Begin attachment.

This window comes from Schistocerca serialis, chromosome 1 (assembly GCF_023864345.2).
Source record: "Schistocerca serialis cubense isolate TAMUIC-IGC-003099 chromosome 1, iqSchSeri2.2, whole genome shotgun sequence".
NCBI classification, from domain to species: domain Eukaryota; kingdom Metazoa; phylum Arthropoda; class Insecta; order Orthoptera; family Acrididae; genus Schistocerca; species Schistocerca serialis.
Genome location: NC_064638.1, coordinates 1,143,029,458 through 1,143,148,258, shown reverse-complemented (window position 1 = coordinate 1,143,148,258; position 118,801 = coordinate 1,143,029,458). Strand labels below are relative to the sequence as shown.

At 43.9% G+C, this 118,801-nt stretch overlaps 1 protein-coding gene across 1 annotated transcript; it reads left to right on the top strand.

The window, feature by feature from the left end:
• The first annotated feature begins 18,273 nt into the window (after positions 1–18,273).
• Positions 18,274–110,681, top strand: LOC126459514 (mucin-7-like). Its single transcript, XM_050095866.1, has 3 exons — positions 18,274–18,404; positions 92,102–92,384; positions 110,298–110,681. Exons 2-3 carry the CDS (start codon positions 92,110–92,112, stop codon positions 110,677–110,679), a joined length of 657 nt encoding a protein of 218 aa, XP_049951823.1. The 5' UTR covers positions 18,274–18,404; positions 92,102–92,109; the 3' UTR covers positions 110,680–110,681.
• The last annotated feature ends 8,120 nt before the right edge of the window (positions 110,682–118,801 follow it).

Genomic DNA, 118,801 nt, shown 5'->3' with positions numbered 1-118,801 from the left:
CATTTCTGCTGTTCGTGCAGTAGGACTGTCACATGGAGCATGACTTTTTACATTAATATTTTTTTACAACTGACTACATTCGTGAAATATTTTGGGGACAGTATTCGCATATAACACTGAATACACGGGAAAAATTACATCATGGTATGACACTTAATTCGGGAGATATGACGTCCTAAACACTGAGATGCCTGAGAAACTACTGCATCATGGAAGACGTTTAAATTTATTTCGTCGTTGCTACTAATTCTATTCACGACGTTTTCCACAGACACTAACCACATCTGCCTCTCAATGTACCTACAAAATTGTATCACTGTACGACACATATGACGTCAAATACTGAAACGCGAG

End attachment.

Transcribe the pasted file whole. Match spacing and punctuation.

This window comes from Schistocerca serialis, chromosome 1 (assembly GCF_023864345.2).
Source record: "Schistocerca serialis cubense isolate TAMUIC-IGC-003099 chromosome 1, iqSchSeri2.2, whole genome shotgun sequence".
NCBI classification, from domain to species: domain Eukaryota; kingdom Metazoa; phylum Arthropoda; class Insecta; order Orthoptera; family Acrididae; genus Schistocerca; species Schistocerca serialis.
Genome location: NC_064638.1, coordinates 1,143,029,458 through 1,143,148,258, shown reverse-complemented (window position 1 = coordinate 1,143,148,258; position 118,801 = coordinate 1,143,029,458). Strand labels below are relative to the sequence as shown.

At 43.9% G+C, this 118,801-nt stretch overlaps 1 protein-coding gene across 1 annotated transcript; it reads left to right on the top strand.

The window, feature by feature from the left end:
• The first annotated feature begins 18,273 nt into the window (after positions 1–18,273).
• Positions 18,274–110,681, top strand: LOC126459514 (mucin-7-like). Its single transcript, XM_050095866.1, has 3 exons — positions 18,274–18,404; positions 92,102–92,384; positions 110,298–110,681. Exons 2-3 carry the CDS (start codon positions 92,110–92,112, stop codon positions 110,677–110,679), a joined length of 657 nt encoding a protein of 218 aa, XP_049951823.1. The 5' UTR covers positions 18,274–18,404; positions 92,102–92,109; the 3' UTR covers positions 110,680–110,681.
• The last annotated feature ends 8,120 nt before the right edge of the window (positions 110,682–118,801 follow it).

Genomic DNA, 118,801 nt, shown 5'->3' with positions numbered 1-118,801 from the left:
CATTTCTGCTGTTCGTGCAGTAGGACTGTCACATGGAGCATGACTTTTTACATTAATATTTTTTTACAACTGACTACATTCGTGAAATATTTTGGGGACAGTATTCGCATATAACACTGAATACACGGGAAAAATTACATCATGGTATGACACTTAATTCGGGAGATATGACGTCCTAAACACTGAGATGCCTGAGAAACTACTGCATCATGGAAGACGTTTAAATTTATTTCGTCGTTGCTACTAATTCTATTCACGACGTTTTCCACAGACACTAACCACATCTGCCTCTCAATGTACCTACAAAATTGTATCACTGTACGACACATATGACGTCAAATACTGAAACGCGAG